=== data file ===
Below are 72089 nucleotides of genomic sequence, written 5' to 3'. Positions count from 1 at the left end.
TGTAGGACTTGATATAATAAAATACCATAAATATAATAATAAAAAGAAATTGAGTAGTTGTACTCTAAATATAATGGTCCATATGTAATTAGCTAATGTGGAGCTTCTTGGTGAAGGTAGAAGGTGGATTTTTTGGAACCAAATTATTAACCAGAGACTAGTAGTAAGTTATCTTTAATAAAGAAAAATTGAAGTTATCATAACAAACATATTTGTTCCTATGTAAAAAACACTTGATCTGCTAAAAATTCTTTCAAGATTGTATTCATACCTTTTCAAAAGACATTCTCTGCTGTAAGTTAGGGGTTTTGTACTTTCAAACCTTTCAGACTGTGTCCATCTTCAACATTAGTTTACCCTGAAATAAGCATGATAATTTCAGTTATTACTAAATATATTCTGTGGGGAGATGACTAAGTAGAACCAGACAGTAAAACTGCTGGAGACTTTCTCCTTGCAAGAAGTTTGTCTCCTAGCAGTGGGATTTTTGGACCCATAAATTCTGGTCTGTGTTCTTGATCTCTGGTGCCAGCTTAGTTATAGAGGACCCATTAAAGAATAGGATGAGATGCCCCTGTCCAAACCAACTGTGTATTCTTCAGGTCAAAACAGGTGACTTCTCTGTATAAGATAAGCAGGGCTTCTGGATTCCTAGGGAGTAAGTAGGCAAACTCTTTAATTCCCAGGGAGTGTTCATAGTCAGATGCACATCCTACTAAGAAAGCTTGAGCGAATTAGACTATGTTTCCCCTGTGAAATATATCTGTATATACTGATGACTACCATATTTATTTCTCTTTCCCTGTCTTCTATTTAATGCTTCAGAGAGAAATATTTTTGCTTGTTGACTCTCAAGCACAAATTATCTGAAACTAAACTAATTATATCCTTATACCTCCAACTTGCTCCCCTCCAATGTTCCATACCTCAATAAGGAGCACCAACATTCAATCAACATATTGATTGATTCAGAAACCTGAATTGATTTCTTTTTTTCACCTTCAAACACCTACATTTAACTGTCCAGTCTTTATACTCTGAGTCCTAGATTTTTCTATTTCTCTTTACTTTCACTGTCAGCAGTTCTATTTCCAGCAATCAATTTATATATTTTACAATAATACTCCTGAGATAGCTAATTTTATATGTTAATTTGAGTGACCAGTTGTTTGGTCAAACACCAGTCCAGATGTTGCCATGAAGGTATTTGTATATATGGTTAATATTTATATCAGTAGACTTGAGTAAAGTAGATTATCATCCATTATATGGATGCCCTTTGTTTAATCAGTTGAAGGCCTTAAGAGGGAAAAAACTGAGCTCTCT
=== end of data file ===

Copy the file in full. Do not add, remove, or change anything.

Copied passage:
Below are 72089 nucleotides of genomic sequence, written 5' to 3'. Positions count from 1 at the left end.
TGTAGGACTTGATATAATAAAATACCATAAATATAATAATAAAAAGAAATTGAGTAGTTGTACTCTAAATATAATGGTCCATATGTAATTAGCTAATGTGGAGCTTCTTGGTGAAGGTAGAAGGTGGATTTTTTGGAACCAAATTATTAACCAGAGACTAGTAGTAAGTTATCTTTAATAAAGAAAAATTGAAGTTATCATAACAAACATATTTGTTCCTATGTAAAAAACACTTGATCTGCTAAAAATTCTTTCAAGATTGTATTCATACCTTTTCAAAAGACATTCTCTGCTGTAAGTTAGGGGTTTTGTACTTTCAAACCTTTCAGACTGTGTCCATCTTCAACATTAGTTTACCCTGAAATAAGCATGATAATTTCAGTTATTACTAAATATATTCTGTGGGGAGATGACTAAGTAGAACCAGACAGTAAAACTGCTGGAGACTTTCTCCTTGCAAGAAGTTTGTCTCCTAGCAGTGGGATTTTTGGACCCATAAATTCTGGTCTGTGTTCTTGATCTCTGGTGCCAGCTTAGTTATAGAGGACCCATTAAAGAATAGGATGAGATGCCCCTGTCCAAACCAACTGTGTATTCTTCAGGTCAAAACAGGTGACTTCTCTGTATAAGATAAGCAGGGCTTCTGGATTCCTAGGGAGTAAGTAGGCAAACTCTTTAATTCCCAGGGAGTGTTCATAGTCAGATGCACATCCTACTAAGAAAGCTTGAGCGAATTAGACTATGTTTCCCCTGTGAAATATATCTGTATATACTGATGACTACCATATTTATTTCTCTTTCCCTGTCTTCTATTTAATGCTTCAGAGAGAAATATTTTTGCTTGTTGACTCTCAAGCACAAATTATCTGAAACTAAACTAATTATATCCTTATACCTCCAACTTGCTCCCCTCCAATGTTCCATACCTCAATAAGGAGCACCAACATTCAATCAACATATTGATTGATTCAGAAACCTGAATTGATTTCTTTTTTTCACCTTCAAACACCTACATTTAACTGTCCAGTCTTTATACTCTGAGTCCTAGATTTTTCTATTTCTCTTTACTTTCACTGTCAGCAGTTCTATTTCCAGCAATCAATTTATATATTTTACAATAATACTCCTGAGATAGCTAATTTTATATGTTAATTTGAGTGACCAGTTGTTTGGTCAAACACCAGTCCAGATGTTGCCATGAAGGTATTTGTATATATGGTTAATATTTATATCAGTAGACTTGAGTAAAGTAGATTATCATCCATTATATGGATGCCCTTTGTTTAATCAGTTGAAGGCCTTAAGAGGGAAAAAACTGAGCTCTCT